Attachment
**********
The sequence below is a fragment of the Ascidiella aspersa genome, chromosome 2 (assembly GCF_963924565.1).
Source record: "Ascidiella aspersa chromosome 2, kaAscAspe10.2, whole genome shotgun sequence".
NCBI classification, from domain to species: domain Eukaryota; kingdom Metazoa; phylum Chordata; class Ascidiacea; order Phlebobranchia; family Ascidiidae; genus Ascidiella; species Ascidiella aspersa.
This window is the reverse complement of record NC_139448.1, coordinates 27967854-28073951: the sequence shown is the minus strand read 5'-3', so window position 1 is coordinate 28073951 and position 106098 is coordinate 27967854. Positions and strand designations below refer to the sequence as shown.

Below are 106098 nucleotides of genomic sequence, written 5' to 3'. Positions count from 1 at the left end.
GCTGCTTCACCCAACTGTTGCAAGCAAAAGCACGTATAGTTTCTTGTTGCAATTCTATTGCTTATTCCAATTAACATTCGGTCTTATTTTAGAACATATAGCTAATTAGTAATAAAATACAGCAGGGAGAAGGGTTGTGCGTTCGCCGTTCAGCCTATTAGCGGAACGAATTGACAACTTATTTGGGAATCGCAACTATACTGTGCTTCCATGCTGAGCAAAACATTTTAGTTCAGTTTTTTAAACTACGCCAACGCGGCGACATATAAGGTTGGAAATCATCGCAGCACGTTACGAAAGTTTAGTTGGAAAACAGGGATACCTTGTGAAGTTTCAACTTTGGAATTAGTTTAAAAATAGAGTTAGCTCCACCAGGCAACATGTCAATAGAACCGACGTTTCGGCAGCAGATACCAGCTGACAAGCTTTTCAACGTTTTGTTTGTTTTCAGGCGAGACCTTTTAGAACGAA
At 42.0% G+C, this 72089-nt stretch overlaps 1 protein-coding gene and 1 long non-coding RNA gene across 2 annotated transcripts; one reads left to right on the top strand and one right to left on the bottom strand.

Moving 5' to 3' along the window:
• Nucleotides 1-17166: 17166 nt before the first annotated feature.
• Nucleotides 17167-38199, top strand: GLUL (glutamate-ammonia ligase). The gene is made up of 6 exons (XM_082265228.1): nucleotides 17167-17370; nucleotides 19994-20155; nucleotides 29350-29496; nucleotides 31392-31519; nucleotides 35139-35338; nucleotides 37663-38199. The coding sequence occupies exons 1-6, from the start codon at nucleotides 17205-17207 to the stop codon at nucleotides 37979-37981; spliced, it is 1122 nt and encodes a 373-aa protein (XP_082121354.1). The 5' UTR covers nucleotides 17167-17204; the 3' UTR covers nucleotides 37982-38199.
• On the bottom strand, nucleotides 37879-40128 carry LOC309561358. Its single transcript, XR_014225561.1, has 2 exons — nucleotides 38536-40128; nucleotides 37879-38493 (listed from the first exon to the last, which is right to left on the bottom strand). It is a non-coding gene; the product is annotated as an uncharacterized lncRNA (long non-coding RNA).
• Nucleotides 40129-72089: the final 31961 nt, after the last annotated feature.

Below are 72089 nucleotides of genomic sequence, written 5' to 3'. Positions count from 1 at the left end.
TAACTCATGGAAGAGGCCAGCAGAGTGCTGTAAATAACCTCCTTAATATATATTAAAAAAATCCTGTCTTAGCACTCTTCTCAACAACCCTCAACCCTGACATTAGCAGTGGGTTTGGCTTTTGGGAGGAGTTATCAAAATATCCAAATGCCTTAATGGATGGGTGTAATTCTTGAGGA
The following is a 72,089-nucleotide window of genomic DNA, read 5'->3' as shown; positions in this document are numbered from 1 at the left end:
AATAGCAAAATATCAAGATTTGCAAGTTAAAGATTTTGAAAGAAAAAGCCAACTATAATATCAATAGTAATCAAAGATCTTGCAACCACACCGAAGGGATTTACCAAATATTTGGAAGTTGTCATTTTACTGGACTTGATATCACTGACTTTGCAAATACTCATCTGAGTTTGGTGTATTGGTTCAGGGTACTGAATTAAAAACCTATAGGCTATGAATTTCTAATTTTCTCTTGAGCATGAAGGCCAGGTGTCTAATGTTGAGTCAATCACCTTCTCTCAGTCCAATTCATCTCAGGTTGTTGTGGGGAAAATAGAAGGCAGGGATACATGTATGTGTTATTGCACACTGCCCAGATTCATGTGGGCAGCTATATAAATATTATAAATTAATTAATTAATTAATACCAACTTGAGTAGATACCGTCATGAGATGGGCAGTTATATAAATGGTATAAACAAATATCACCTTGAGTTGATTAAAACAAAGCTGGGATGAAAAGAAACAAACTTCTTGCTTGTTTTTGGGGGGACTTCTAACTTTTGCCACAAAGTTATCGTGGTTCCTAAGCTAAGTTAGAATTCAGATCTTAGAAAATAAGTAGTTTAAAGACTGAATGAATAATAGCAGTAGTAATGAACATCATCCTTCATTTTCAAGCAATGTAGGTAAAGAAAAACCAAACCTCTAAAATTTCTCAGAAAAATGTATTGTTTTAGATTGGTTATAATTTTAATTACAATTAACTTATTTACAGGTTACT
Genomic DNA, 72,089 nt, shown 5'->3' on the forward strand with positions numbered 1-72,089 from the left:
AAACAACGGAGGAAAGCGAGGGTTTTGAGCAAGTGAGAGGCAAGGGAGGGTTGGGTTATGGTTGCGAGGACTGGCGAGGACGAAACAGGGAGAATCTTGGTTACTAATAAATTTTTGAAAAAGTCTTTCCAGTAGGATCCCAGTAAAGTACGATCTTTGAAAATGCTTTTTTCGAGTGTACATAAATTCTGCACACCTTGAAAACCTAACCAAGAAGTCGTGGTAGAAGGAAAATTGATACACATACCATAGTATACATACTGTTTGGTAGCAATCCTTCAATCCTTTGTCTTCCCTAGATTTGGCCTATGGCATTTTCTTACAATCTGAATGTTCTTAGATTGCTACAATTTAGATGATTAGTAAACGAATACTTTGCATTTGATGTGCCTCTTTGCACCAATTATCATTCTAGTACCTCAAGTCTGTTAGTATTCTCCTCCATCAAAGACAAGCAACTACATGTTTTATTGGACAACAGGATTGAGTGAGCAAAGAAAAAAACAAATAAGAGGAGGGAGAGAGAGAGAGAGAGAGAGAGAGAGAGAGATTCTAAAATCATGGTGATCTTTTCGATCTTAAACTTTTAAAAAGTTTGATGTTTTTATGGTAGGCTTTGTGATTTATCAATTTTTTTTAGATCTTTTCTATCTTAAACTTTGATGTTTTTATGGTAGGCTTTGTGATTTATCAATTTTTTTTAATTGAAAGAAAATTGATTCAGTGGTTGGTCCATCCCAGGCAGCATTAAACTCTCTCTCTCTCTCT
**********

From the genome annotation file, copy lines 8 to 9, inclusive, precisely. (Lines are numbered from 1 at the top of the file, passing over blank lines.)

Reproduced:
Moving 5' to 3' along the window:
• Nucleotides 1-17166: 17166 nt before the first annotated feature.